While I may be considered somewhat of a naysayer by those who find my thoughts exaggerated or extreme, nothing could be further from the truth.  I am devoted to educating the public about the realities of twin relationships. Videos such as these perpetuate the “twin mystique” - the nontwin population’s idealized thinking and perceptions about being and having a twin. This “twin mystique” mentality can interfere with understanding and managing some of the real life struggles and challenges that twins confront as they grow.
 


The media announces that the quadruplets born in Baltimore will be presented to the media next week!

The keynote speakers at the upcoming annual convention of the National Organization of the Mothers of Twins Club (NOMOTC) are the parents of twins and sextuplets. Their family life is filmed and aired frequently on the Discovery Channel and the Learning Channel and they have been Oprah’s guests.

I remember hearing about the Dionne quintuplets. They were identical quintuplets whose lives were sensationalized and destroyed by the exploitation of the Canadian government and their family. Their books reveal the horrific aftermath of their lives’ ordeals.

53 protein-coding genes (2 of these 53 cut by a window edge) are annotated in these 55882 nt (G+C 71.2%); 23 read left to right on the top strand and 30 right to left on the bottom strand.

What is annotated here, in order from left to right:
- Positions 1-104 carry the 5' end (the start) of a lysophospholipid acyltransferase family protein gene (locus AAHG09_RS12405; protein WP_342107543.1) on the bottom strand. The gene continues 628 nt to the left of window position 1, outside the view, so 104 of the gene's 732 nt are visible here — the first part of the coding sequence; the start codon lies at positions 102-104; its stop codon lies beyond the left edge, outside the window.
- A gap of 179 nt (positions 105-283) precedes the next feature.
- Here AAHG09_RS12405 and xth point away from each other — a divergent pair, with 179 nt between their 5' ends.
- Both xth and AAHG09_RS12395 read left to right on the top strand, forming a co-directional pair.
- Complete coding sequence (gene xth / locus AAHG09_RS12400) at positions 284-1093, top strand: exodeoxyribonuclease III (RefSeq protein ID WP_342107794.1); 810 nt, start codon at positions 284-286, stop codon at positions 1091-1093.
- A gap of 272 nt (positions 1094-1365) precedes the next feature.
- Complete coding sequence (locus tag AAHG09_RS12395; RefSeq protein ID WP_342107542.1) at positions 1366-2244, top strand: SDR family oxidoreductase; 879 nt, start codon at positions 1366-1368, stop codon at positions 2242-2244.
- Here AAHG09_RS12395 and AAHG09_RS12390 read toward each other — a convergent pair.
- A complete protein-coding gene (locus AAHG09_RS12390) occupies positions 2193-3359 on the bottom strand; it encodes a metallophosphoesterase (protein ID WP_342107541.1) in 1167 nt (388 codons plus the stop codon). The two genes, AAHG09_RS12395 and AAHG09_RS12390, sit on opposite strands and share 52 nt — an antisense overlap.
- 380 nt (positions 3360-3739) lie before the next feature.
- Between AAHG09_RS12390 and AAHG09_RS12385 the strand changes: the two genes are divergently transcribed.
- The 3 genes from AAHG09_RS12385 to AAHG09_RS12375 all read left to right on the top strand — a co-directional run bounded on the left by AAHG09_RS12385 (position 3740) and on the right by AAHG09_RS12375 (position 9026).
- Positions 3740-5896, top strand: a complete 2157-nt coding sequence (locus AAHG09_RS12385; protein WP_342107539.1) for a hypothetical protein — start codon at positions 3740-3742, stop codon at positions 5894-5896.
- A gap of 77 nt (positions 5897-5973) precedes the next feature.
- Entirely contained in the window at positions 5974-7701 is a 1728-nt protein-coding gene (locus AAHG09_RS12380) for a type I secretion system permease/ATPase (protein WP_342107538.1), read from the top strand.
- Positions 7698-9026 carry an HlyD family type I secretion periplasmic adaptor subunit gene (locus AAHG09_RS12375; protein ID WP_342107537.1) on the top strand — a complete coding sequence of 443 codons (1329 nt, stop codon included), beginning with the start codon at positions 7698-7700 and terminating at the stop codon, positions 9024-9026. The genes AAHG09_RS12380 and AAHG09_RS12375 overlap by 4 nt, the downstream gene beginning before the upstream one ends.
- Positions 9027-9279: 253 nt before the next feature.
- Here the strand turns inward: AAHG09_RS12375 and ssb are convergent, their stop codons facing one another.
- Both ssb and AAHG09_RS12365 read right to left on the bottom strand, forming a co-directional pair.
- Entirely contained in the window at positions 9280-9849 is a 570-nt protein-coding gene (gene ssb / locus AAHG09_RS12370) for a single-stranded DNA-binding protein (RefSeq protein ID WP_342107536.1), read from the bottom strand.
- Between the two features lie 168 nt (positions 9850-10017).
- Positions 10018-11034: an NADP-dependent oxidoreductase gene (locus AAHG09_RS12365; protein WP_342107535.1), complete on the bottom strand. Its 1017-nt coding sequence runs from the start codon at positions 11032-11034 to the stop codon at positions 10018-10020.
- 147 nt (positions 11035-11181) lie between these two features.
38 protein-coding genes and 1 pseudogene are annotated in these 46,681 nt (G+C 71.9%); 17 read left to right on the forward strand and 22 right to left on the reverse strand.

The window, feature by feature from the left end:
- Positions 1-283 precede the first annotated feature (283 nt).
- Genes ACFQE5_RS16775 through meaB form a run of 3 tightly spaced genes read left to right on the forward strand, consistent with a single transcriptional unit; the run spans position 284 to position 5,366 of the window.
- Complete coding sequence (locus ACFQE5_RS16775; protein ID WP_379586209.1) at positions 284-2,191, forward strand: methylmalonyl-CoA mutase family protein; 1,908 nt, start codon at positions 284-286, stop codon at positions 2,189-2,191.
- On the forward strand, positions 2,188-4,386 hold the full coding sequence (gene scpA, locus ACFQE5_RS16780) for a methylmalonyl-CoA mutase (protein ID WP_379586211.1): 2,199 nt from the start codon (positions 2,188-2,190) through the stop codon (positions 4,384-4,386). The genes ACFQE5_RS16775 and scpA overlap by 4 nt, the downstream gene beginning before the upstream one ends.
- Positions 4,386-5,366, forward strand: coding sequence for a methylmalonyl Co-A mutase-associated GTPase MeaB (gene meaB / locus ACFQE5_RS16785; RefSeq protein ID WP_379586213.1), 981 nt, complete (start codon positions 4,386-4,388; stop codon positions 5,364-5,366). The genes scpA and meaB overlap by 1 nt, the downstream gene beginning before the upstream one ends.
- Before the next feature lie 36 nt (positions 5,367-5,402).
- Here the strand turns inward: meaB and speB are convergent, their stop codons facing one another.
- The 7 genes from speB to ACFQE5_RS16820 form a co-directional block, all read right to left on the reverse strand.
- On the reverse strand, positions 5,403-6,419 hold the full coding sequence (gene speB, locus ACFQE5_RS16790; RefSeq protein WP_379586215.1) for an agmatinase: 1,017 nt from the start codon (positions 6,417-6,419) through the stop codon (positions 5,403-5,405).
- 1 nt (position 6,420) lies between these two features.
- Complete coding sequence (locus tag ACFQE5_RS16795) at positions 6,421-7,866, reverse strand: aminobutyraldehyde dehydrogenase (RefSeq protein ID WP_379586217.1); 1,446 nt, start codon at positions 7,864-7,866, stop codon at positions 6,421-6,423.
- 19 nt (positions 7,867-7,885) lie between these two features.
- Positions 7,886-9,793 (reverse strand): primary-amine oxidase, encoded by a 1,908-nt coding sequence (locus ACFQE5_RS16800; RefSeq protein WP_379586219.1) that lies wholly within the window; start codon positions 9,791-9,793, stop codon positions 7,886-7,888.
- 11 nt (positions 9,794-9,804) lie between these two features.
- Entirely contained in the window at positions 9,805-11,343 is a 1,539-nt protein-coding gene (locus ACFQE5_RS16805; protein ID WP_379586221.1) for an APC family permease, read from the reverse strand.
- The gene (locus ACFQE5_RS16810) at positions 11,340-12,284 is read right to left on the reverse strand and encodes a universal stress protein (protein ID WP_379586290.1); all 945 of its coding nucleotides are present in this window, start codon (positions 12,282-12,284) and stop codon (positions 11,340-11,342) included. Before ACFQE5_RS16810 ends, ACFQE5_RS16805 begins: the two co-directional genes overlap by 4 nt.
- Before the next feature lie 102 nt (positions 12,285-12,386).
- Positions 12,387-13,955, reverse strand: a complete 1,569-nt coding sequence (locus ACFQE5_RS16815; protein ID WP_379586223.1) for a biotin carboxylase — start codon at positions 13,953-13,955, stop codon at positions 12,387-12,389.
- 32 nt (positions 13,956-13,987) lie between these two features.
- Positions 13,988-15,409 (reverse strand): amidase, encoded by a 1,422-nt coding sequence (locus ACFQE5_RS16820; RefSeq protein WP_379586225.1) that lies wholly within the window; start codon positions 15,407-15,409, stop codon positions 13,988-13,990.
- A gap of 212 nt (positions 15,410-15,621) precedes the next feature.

Perhaps, seeing other parents with so many children to care for makes some of us feel less burdened by our parental obligations and tasks. Having twins is a breeze compared to these broods of children.

I think about these large families and wonder how the kids will develop.

Certainly they will thrive emotionally and physically within the framework of their sibling network. They will grow up in a rich communal environment. Yet, will these experiences provide them with any opportunity to know themselves as individuals?

Jon and Kate plus 8 put enormous faith in God to help them with their large family. Faith is a viable resource along with the monetary benefits of television fame and exposure. They certainly will need all the help they can get.



Parents of twins often feel like dreadful failures if their twins are not close. Do they need more reasons to feel inadequate?

Most parents hope that their children will be close; however, some parents of twins seem to assume or expect that closeness is part and parcel of the twinship.

I do understand how this expectation is created.

It is another manifestation of the “twin mystique” – a mindset which defines how twins should feel about one another. While it may seem counterintuitive, the more latitude and permission that you give your twins to have ambivalent feelings, the more psychic room you are providing to articulate, manage, and negotiate predictable conflicts that most siblings encounter.